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The Billy Nayer Show - JPop.com
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The Billy Nayer Show

The Billy Nayer Show

The Billy Nayer Show


Explaining The Billy Nayer Show is like the Supreme Court trying to define pornography: You can’t describe it, but you know it when you see it. Their specialty is a dark and sometimes cryptic sarcasm that encases a surprising core belief in the power of love. BNS is a band infused by an entirely unique, internal mythology outside and beyond any trends. The San Francisco born, New York based Billy Nayer Show is singer/songwriter/electric autoharpist Cory McAbee, drummer Bobby Lurie and bassist Frank Swart. Read more on Last.fm
Explaining The Billy Nayer Show is like the Supreme Court trying to define pornography: You can’t describe it, but you know it when you see it. Their specialty is a dark and sometimes cryptic sarcasm that encases a surprising core belief in the power of love. BNS is a band infused by an entirely unique, internal mythology outside and beyond any trends. The San Francisco born, New York based Billy Nayer Show is singer/songwriter/electric autoharpist Cory McAbee, drummer Bobby Lurie and bassist Frank Swart. Their first gig, opening for The Circle Jerks, found them covered in human phlegm (not their own) as the PA system caught on fire.

With the Billy Nayer Show’s self-titled debut album in 1994, the group had already gained a cult following with San Franciscans enraptured by characters like the Bunny King. Genuine love songs like “Apartment #5” stood in contrast to angular post-punk allegories like “Window” and the strange but important phenomenon known as “Weasel Heart”. The band evolved with it’s own logic. The Ketchup and Mustard Man (1994) was a stream-of-consciousness type radio show.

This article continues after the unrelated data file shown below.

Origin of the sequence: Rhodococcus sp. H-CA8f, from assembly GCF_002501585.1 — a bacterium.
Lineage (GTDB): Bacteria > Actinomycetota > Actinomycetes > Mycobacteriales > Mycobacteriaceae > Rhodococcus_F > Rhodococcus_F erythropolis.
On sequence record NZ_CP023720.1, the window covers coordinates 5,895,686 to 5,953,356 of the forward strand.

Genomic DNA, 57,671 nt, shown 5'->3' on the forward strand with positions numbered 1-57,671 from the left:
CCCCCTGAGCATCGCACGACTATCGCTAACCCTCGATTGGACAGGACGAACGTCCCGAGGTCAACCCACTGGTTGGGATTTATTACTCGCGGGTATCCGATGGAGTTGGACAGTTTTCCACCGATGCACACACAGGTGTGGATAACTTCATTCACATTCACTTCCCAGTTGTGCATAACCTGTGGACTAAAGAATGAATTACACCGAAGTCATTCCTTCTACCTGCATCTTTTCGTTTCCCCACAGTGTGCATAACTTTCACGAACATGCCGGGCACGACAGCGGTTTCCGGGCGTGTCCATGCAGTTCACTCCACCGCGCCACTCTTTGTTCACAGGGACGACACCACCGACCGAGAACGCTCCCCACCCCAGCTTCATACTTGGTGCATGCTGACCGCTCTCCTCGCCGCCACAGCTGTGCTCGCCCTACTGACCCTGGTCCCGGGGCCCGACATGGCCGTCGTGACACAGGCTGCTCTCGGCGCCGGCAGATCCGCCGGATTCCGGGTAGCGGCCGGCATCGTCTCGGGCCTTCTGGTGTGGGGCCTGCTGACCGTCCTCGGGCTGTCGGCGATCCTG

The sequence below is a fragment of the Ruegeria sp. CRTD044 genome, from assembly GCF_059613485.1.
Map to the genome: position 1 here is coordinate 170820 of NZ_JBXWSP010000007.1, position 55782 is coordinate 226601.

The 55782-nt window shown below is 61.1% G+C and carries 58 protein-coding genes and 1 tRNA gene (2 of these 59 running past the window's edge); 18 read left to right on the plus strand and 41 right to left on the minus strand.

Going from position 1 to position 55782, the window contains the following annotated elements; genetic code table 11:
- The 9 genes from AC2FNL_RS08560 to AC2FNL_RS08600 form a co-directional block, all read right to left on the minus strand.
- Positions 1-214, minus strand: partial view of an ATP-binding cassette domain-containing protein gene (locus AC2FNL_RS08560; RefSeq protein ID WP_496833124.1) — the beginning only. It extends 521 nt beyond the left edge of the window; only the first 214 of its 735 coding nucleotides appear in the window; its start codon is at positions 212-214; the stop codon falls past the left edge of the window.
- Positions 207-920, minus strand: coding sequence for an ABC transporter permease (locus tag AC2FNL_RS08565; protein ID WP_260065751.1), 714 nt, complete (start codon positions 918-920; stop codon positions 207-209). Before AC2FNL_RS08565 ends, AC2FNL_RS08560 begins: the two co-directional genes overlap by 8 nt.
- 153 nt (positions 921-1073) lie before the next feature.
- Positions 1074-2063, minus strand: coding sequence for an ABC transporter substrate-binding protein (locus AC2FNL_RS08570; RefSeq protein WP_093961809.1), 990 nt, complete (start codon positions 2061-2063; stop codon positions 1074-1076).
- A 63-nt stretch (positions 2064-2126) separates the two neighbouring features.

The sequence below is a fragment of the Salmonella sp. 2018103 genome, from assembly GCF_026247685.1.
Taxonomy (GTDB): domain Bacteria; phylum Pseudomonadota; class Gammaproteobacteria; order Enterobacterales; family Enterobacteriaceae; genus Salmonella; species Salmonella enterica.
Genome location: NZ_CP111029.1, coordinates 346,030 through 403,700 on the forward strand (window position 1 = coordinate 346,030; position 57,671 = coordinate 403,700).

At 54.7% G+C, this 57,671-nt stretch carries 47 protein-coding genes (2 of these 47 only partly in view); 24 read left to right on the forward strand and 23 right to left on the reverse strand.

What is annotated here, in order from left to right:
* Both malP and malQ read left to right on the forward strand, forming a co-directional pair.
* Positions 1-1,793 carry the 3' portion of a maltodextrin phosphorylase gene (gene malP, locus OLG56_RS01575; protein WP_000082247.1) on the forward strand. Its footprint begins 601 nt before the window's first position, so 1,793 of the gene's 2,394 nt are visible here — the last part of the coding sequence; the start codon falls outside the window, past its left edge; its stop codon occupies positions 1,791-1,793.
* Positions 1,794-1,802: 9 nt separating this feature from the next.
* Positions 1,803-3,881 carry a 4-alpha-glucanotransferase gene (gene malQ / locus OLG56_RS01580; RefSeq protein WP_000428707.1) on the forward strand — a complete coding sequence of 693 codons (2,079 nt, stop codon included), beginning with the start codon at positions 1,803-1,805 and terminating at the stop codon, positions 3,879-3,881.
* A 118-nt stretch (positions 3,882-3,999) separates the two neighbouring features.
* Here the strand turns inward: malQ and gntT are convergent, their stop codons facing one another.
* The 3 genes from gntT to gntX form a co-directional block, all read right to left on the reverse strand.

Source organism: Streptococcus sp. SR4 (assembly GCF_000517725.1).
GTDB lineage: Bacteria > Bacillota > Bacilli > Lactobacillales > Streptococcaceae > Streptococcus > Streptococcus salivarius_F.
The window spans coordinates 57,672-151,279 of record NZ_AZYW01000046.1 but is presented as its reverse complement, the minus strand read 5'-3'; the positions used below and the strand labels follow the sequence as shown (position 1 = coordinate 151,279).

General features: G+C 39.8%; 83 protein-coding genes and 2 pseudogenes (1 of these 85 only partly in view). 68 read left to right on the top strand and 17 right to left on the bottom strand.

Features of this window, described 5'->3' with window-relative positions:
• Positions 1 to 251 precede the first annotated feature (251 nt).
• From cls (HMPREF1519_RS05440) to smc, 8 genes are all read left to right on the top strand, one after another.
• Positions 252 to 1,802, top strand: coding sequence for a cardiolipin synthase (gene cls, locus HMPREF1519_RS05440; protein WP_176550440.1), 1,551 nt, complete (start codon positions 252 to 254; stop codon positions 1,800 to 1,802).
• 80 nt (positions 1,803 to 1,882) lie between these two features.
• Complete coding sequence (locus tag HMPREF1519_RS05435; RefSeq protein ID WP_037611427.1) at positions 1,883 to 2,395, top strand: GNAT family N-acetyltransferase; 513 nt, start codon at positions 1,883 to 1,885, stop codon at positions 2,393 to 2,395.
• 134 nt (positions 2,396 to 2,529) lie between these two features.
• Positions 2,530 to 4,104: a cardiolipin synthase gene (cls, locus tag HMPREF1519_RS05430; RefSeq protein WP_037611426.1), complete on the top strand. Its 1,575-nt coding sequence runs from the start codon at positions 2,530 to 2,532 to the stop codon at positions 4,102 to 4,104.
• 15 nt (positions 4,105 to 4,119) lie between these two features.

The Villain That Love Built (1998) -- easily the band’s most sinister and mean-spirited album—skinned the Bunny King and unleashed a malicious and heavy tone. Inspired by the band’s new life on the East Coast, BNS released Return to Brigadoon (1999), a lush, romantic ode to love, which stabbed at the dark crevices of religion and politics. Last year’s double CD, Goodbye Straplight Sarentino, I Will Miss You (2003) was the group’s most epic and obliquely political work to date. A dense, psychedelic, and cerebral album, it spawned the future classic “Three Monkeys” and added the “Angel Projector” to the BNS iconography. In 2001, the band’s feature length film, a space western musical entitled The American Astronaut, debuted at The Sundance Film Festival.

The film was written, directed, produced and stars the Billy Nayer Show. It features an original soundtrack by the band and some of the most bizarre Rock and Roll scenes ever committed to film. The American Astronaut has gone on to win numerous awards and participate in every major international film festival. The film continues to screen theatrically to blistering accolades and has generated an intense loyalty.

The DVD release is set for early 2005. The band’s newest CD, Rabbit (2004), offers this question: Is this a story about rabbits and bears or is this a story about saying your prayers? Of course, this is not an album about rabbits; it is an album about sex. At once slinky and angular, lush and bright, rough, raw and refined, Rabbit sparkles with a glam rock aesthetic delivered with straightforward garage attitude. Rabbit will appear as the most accessible of the group’s work, however, nothing is just what it seems in the world of BNS. Read more on Last.fm.

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